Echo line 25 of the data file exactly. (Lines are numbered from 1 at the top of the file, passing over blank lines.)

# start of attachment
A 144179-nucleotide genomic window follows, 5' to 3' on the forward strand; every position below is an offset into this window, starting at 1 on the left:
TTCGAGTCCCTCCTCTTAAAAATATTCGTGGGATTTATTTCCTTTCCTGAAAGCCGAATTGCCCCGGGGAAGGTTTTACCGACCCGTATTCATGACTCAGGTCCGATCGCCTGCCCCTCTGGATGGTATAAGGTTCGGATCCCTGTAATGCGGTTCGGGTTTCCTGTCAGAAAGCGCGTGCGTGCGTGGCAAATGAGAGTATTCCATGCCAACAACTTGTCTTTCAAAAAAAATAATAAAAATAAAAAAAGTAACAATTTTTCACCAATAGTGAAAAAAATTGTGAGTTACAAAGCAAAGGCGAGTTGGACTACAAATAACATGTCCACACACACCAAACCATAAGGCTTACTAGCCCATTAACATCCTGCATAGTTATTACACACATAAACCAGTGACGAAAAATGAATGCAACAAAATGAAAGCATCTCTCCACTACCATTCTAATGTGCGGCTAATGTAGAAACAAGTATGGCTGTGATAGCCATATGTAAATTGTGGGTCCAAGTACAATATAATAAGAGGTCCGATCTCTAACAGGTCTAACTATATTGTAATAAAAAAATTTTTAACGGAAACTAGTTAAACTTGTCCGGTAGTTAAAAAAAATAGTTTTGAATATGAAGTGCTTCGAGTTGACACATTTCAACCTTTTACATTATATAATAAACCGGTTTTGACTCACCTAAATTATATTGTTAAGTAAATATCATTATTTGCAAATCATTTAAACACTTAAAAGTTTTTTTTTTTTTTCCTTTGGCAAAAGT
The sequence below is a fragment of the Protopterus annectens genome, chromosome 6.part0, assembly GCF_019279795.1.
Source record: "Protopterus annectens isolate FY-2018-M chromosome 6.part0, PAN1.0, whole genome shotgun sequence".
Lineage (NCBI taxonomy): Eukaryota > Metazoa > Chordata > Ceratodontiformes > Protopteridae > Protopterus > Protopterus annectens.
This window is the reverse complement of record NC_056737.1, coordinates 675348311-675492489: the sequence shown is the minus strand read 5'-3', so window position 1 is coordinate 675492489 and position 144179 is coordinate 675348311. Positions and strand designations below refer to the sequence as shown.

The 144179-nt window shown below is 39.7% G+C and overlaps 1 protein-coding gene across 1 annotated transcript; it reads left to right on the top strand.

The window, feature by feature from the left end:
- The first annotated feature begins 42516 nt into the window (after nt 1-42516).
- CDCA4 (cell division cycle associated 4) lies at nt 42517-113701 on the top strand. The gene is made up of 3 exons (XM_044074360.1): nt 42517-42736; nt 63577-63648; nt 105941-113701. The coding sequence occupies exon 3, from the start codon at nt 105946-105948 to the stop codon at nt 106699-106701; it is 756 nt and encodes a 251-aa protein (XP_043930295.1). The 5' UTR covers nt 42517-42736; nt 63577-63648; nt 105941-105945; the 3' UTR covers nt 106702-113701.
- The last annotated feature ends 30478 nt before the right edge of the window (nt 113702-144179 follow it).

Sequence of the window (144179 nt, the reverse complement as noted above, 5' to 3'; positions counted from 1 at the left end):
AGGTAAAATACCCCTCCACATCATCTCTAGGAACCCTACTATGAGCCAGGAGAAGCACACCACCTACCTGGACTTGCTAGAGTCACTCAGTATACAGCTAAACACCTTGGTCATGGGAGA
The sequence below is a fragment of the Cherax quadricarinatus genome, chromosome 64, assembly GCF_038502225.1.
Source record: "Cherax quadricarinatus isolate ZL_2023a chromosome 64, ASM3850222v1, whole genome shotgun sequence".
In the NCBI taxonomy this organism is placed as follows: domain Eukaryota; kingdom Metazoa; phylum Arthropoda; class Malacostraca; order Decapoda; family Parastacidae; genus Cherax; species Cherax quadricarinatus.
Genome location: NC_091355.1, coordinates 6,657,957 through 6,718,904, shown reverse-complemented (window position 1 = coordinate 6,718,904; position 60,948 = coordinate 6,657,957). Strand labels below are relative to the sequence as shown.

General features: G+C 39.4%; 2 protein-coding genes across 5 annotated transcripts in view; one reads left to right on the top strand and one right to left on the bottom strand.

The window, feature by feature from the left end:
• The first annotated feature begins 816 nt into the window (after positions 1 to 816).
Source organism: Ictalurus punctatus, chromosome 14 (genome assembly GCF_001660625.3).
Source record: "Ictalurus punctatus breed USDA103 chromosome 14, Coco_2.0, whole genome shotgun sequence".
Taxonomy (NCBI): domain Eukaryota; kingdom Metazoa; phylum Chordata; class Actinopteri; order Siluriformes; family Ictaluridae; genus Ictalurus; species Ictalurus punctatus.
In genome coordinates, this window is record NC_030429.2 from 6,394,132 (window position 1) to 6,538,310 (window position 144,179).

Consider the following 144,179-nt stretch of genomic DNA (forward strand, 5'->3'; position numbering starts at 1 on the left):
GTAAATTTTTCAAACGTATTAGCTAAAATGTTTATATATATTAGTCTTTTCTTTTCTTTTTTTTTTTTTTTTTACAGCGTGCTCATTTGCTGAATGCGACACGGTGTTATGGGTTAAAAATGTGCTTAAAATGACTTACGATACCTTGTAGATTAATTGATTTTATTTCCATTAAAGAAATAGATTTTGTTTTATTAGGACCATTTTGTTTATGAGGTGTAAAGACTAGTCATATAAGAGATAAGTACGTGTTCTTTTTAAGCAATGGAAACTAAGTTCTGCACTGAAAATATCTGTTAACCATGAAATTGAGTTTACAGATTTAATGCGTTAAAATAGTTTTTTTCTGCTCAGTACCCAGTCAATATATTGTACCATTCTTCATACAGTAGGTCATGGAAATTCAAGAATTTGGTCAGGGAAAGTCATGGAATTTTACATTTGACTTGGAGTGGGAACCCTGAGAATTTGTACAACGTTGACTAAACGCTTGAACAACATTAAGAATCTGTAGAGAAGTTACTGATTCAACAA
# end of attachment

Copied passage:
Consider the following 144,179-nt stretch of genomic DNA (forward strand, 5'->3'; position numbering starts at 1 on the left):